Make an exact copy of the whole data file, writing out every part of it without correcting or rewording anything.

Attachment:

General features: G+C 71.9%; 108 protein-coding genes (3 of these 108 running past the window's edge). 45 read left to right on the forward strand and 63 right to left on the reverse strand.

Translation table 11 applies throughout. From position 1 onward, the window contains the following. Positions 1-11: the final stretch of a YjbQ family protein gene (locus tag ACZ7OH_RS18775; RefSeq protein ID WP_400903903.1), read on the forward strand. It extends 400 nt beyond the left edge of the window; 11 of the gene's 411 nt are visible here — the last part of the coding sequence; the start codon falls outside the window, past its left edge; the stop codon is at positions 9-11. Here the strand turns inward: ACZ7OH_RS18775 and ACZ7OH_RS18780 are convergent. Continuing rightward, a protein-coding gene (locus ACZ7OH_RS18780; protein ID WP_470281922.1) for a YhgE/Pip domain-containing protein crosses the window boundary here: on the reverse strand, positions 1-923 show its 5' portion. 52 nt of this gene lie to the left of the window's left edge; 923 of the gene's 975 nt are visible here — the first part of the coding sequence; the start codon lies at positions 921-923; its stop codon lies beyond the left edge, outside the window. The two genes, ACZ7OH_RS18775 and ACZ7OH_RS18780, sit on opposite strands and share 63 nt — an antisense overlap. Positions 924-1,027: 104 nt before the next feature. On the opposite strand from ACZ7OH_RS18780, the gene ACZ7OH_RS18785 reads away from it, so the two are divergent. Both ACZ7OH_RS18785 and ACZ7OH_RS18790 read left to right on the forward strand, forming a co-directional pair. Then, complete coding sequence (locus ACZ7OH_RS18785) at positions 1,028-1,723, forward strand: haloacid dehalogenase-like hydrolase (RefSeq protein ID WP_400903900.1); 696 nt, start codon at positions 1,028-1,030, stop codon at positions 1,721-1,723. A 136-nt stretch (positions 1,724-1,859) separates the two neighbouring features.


General features: G+C 71.9%; 108 protein-coding genes (3 of these 108 running past the window's edge). 45 read left to right on the forward strand and 63 right to left on the reverse strand.

Translation table 11 applies throughout. From position 1 onward, the window contains the following. Positions 1-11: the final stretch of a YjbQ family protein gene (locus tag ACZ7OH_RS18775; RefSeq protein ID WP_400903903.1), read on the forward strand. It extends 400 nt beyond the left edge of the window; 11 of the gene's 411 nt are visible here — the last part of the coding sequence; the start codon falls outside the window, past its left edge; the stop codon is at positions 9-11. Here the strand turns inward: ACZ7OH_RS18775 and ACZ7OH_RS18780 are convergent. Continuing rightward, a protein-coding gene (locus ACZ7OH_RS18780; protein ID WP_470281922.1) for a YhgE/Pip domain-containing protein crosses the window boundary here: on the reverse strand, positions 1-923 show its 5' portion. 52 nt of this gene lie to the left of the window's left edge; 923 of the gene's 975 nt are visible here — the first part of the coding sequence; the start codon lies at positions 921-923; its stop codon lies beyond the left edge, outside the window. The two genes, ACZ7OH_RS18775 and ACZ7OH_RS18780, sit on opposite strands and share 63 nt — an antisense overlap. Positions 924-1,027: 104 nt before the next feature. On the opposite strand from ACZ7OH_RS18780, the gene ACZ7OH_RS18785 reads away from it, so the two are divergent. Both ACZ7OH_RS18785 and ACZ7OH_RS18790 read left to right on the forward strand, forming a co-directional pair. Then, complete coding sequence (locus ACZ7OH_RS18785) at positions 1,028-1,723, forward strand: haloacid dehalogenase-like hydrolase (RefSeq protein ID WP_400903900.1); 696 nt, start codon at positions 1,028-1,030, stop codon at positions 1,721-1,723. A 136-nt stretch (positions 1,724-1,859) separates the two neighbouring features.